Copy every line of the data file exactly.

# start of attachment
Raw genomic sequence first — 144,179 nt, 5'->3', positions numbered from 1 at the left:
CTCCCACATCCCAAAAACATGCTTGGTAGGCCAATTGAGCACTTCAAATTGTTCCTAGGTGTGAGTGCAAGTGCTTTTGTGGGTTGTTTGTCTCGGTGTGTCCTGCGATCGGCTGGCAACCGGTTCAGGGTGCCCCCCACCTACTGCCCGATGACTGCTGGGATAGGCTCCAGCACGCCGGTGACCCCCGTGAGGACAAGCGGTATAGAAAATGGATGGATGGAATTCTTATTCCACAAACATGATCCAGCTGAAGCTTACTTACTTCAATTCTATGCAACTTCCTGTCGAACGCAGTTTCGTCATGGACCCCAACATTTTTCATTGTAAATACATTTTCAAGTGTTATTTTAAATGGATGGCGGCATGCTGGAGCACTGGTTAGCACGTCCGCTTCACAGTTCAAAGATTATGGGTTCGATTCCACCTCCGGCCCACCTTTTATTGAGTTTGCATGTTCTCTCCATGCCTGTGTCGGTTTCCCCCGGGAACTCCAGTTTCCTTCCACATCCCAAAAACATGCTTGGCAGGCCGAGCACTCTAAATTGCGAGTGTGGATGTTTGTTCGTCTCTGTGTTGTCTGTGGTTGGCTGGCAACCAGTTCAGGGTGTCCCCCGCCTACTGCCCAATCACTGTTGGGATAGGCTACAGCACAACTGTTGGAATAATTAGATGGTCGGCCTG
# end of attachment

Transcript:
Raw genomic sequence first — 144,179 nt, 5'->3', positions numbered from 1 at the left:
CTCCCACATCCCAAAAACATGCTTGGTAGGCCAATTGAGCACTTCAAATTGTTCCTAGGTGTGAGTGCAAGTGCTTTTGTGGGTTGTTTGTCTCGGTGTGTCCTGCGATCGGCTGGCAACCGGTTCAGGGTGCCCCCCACCTACTGCCCGATGACTGCTGGGATAGGCTCCAGCACGCCGGTGACCCCCGTGAGGACAAGCGGTATAGAAAATGGATGGATGGAATTCTTATTCCACAAACATGATCCAGCTGAAGCTTACTTACTTCAATTCTATGCAACTTCCTGTCGAACGCAGTTTCGTCATGGACCCCAACATTTTTCATTGTAAATACATTTTCAAGTGTTATTTTAAATGGATGGCGGCATGCTGGAGCACTGGTTAGCACGTCCGCTTCACAGTTCAAAGATTATGGGTTCGATTCCACCTCCGGCCCACCTTTTATTGAGTTTGCATGTTCTCTCCATGCCTGTGTCGGTTTCCCCCGGGAACTCCAGTTTCCTTCCACATCCCAAAAACATGCTTGGCAGGCCGAGCACTCTAAATTGCGAGTGTGGATGTTTGTTCGTCTCTGTGTTGTCTGTGGTTGGCTGGCAACCAGTTCAGGGTGTCCCCCGCCTACTGCCCAATCACTGTTGGGATAGGCTACAGCACAACTGTTGGAATAATTAGATGGTCGGCCTG